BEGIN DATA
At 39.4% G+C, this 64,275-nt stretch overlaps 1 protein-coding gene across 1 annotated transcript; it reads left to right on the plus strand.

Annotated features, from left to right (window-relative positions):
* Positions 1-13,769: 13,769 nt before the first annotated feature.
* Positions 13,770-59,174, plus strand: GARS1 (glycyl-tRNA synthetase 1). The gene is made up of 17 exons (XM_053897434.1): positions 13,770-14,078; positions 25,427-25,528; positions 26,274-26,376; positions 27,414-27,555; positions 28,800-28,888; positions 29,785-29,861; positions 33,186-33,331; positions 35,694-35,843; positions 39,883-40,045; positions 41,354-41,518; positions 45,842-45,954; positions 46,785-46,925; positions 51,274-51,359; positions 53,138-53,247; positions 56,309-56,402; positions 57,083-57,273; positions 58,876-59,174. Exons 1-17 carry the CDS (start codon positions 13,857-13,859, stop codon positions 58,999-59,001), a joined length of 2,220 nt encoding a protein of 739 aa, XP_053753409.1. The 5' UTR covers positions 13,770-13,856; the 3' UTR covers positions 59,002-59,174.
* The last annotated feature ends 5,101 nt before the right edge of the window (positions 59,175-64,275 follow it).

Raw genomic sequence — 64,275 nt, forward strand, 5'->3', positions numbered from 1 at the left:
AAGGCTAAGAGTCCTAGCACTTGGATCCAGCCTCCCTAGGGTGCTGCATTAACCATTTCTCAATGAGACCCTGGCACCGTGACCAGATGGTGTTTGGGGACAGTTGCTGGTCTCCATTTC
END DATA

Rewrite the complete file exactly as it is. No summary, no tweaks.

At 39.4% G+C, this 64,275-nt stretch overlaps 1 protein-coding gene across 1 annotated transcript; it reads left to right on the plus strand.

Annotated features, from left to right (window-relative positions):
* Positions 1-13,769: 13,769 nt before the first annotated feature.
* Positions 13,770-59,174, plus strand: GARS1 (glycyl-tRNA synthetase 1). The gene is made up of 17 exons (XM_053897434.1): positions 13,770-14,078; positions 25,427-25,528; positions 26,274-26,376; positions 27,414-27,555; positions 28,800-28,888; positions 29,785-29,861; positions 33,186-33,331; positions 35,694-35,843; positions 39,883-40,045; positions 41,354-41,518; positions 45,842-45,954; positions 46,785-46,925; positions 51,274-51,359; positions 53,138-53,247; positions 56,309-56,402; positions 57,083-57,273; positions 58,876-59,174. Exons 1-17 carry the CDS (start codon positions 13,857-13,859, stop codon positions 58,999-59,001), a joined length of 2,220 nt encoding a protein of 739 aa, XP_053753409.1. The 5' UTR covers positions 13,770-13,856; the 3' UTR covers positions 59,002-59,174.
* The last annotated feature ends 5,101 nt before the right edge of the window (positions 59,175-64,275 follow it).

Raw genomic sequence — 64,275 nt, forward strand, 5'->3', positions numbered from 1 at the left:
AAGGCTAAGAGTCCTAGCACTTGGATCCAGCCTCCCTAGGGTGCTGCATTAACCATTTCTCAATGAGACCCTGGCACCGTGACCAGATGGTGTTTGGGGACAGTTGCTGGTCTCCATTTC